Preparing Teacher Candidates to Teach in Secondary Schools Through Socratic Case-Based Approaches

Preparing Teacher Candidates to Teach in Secondary Schools Through Socratic Case-Based Approaches

Alpana Bhattacharya (Queens College and Graduate Center, CUNY, USA)
DOI: 10.4018/978-1-7998-7172-9.ch005
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Socratic instructional approaches for teacher preparation have been endorsed by teacher education programs across the globe for several decades. This chapter describes Socratic case-based teacher preparation in an undergraduate educational psychology course in the United States. Collaborative dialogues, inductive questions, and reasoning are key Socratic strategies used as instructional approaches for promoting teacher candidates' critical thinking and reflective teaching through case-based analysis. Two forms of case-based learning, face-to-face (synchronous) textual case analysis, and computer-mediated (asynchronous) video cases analysis is illustrated and supported with evidence-based theoretical frameworks and research findings. Effectiveness of Socratic case-based teacher preparation is determined via quantitative and qualitative evaluation of teacher candidates' collaborative oral case analysis reports and individual written case analysis reports. Recommendations for strengthening Socratic case-based teacher preparation and future research initiatives are discussed.
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Teaching is a complex process and teachers have to have the wherewithal to interpret diverse classroom situations and select effective pedagogical approaches for addressing vital classroom conditions (Frommelt et al., 2019). Teaching, in other words, is multidimensional, and requires that teachers make impromptu decisions, think deeply, ask authentic questions, debate ideas, articulate their own positions, do research, and build communities (Schwarz, 2016). Therefore, teacher educators not only have to build teacher candidates’ content knowledge and pedagogical skills, but also professional dispositions (e.g., empathy, social justice, and self-reflection) in order for them to provide equitable instruction to their students in PreK-12 grade schools (Cochran-Smith et al., 2016; Vanassche & Kelchtermans, 2014).

Although the content of higher education in universities has undergone major changes due to new research and theoretical developments in psychology (Balbay, 2019), Socratic method continues to be widely used in many disciplines (Dinkins & Cangelosi, 2019; Fullam, 2015). Socratic seminar, wherein students have to be active listeners of different perspectives on a topic, analytically think about critical questions, actively engage in discussion, and respectfully respond to thoughts of others, is one approach used by teacher educators to “broaden preservice teachers’ understanding of teachers’ work and professional role” (Balbay, 2019, p. 520). Teacher education programs therefore have reinforced Socratic approaches in teacher preparation by emphasizing processes such as critical awareness (Balbay, 2019), reflection (Van Seggelen–Damen et al., 2017), teacher-learner interaction (Knezic et al., 2010), and discussion (Walker, 2004).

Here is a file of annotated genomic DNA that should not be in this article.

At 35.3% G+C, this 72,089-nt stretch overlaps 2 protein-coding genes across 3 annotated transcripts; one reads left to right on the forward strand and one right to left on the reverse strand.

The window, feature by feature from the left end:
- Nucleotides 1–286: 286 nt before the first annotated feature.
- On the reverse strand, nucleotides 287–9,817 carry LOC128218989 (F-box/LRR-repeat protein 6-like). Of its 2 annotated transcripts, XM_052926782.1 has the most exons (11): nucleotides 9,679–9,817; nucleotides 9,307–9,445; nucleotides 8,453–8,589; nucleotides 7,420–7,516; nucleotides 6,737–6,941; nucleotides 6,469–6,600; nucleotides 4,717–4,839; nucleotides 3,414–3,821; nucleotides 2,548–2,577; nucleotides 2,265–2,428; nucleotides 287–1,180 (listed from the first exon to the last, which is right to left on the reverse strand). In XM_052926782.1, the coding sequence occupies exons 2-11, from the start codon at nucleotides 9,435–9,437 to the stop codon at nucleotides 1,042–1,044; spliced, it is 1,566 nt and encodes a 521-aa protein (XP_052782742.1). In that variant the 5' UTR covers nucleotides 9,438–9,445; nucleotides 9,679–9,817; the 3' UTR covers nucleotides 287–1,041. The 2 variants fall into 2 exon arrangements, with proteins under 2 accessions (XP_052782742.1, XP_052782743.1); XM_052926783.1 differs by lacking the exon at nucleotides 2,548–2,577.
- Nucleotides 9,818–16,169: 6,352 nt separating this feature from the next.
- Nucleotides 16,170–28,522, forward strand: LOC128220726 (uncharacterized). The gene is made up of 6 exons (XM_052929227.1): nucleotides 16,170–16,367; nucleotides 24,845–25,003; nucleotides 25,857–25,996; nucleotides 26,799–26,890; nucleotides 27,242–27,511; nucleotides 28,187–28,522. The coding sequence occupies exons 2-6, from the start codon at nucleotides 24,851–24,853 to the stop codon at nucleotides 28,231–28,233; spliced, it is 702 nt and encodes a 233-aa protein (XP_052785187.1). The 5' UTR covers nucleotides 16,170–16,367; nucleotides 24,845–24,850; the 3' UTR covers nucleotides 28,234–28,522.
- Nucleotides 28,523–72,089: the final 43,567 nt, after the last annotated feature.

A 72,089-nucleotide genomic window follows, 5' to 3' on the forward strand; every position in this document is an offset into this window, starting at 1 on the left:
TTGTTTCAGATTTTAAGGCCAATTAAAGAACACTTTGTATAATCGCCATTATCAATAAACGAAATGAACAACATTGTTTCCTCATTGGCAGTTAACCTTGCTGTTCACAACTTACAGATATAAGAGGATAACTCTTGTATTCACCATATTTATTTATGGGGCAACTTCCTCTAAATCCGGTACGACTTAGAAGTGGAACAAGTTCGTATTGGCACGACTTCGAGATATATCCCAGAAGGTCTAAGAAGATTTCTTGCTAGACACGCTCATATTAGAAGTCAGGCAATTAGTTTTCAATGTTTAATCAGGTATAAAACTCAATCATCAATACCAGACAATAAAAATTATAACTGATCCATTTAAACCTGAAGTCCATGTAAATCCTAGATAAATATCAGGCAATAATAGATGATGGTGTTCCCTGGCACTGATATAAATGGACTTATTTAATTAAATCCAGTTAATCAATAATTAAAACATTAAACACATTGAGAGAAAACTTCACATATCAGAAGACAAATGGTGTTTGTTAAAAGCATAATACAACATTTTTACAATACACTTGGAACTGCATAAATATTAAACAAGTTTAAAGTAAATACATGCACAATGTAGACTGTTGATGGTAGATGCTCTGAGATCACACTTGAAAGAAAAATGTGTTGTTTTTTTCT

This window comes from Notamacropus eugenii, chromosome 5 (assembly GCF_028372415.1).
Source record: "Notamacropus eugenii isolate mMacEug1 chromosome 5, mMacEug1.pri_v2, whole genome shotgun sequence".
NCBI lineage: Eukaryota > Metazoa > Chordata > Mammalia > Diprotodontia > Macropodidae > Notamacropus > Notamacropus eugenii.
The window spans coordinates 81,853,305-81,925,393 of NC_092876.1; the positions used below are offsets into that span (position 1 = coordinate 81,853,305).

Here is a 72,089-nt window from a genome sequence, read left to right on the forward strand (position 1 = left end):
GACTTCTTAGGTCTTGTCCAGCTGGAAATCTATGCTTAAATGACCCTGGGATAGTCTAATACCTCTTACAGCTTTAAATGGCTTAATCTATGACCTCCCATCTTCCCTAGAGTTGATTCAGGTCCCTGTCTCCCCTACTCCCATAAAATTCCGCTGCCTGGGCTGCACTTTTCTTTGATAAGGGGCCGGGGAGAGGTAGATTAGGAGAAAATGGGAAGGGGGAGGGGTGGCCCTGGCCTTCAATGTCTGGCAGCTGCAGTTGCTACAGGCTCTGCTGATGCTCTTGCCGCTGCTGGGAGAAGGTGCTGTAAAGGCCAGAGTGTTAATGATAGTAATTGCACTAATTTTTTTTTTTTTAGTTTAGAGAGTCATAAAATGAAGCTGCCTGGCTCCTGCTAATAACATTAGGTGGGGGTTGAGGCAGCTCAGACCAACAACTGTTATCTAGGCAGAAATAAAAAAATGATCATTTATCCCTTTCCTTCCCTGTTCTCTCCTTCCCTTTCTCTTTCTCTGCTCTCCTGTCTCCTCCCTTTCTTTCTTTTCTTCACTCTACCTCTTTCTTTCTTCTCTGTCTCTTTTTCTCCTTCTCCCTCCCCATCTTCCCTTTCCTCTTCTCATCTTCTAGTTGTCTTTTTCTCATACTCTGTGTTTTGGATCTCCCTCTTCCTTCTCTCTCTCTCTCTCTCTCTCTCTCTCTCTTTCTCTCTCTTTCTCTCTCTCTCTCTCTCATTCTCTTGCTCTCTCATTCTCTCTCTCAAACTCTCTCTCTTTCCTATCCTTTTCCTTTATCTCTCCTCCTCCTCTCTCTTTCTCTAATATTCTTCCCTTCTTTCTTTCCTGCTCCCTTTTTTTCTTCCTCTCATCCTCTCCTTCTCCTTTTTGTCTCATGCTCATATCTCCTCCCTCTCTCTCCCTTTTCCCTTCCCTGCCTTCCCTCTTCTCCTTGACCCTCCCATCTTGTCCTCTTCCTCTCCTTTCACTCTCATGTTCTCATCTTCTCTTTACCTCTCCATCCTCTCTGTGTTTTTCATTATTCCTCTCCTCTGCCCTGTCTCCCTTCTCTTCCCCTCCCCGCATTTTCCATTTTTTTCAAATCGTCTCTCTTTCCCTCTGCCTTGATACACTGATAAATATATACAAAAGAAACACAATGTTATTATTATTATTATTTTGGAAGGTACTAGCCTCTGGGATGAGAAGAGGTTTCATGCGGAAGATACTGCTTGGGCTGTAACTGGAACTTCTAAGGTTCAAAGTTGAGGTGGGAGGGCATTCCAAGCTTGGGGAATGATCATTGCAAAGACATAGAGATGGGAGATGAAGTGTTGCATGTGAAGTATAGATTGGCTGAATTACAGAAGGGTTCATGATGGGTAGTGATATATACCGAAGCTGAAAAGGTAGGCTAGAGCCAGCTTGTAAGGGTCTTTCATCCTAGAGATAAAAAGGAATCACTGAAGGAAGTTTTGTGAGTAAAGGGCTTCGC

This chapter describes case-based teacher preparation in an undergraduate educational psychology course. Socratic educational approaches including questioning, dialogue, and reflection, incorporated within case-based teaching for promoting teacher candidates’ critical thinking, have been emphasized in this chapter. Studies related to case-based learning in teacher preparation courses have been discussed as evidence-based findings to support Socratic case-based method for promoting teacher candidates’ critical thinking. Moreover, assessment of teacher candidates’ performance on case-based learning has been illustrated to highlight effectiveness of collaborative dialogue and critical thinking under two conditions: face-to-face case analysis (written cases) and computer-mediated case analysis (video cases). Recommendations for promoting teacher candidates’ critical thinking and reflective teaching, based on Socratic case-based method, are discussed. Implications of case-based learning as a constructivist approach, with Socratic dialogue and questioning as foundational strategies, have been discussed as future research directions for promoting teacher candidates’ critical thinking and reflective teaching.

Key Terms in this Chapter

Case-Based Learning: Method of teaching and learning with narratives of real-life situations.

Teacher Candidates: College students in education programs leading to PreK-12 grades teaching certification.

Student-centered Learning: Learning process involving active student participation, instructor guidance, and peer support.

Video-Case Learning: Instructional practice focused on facilitating student learning through review of audio-visual recording of real-life situations.

Teacher Educator: College professors who prepare graduate and undergraduate students to teach in PreK-12 grade schools.

Critical Thinking: Forming opinion based on examination of relevant content information.

Problem-Based Learning: Process of generating solutions for dilemmas through discussion.

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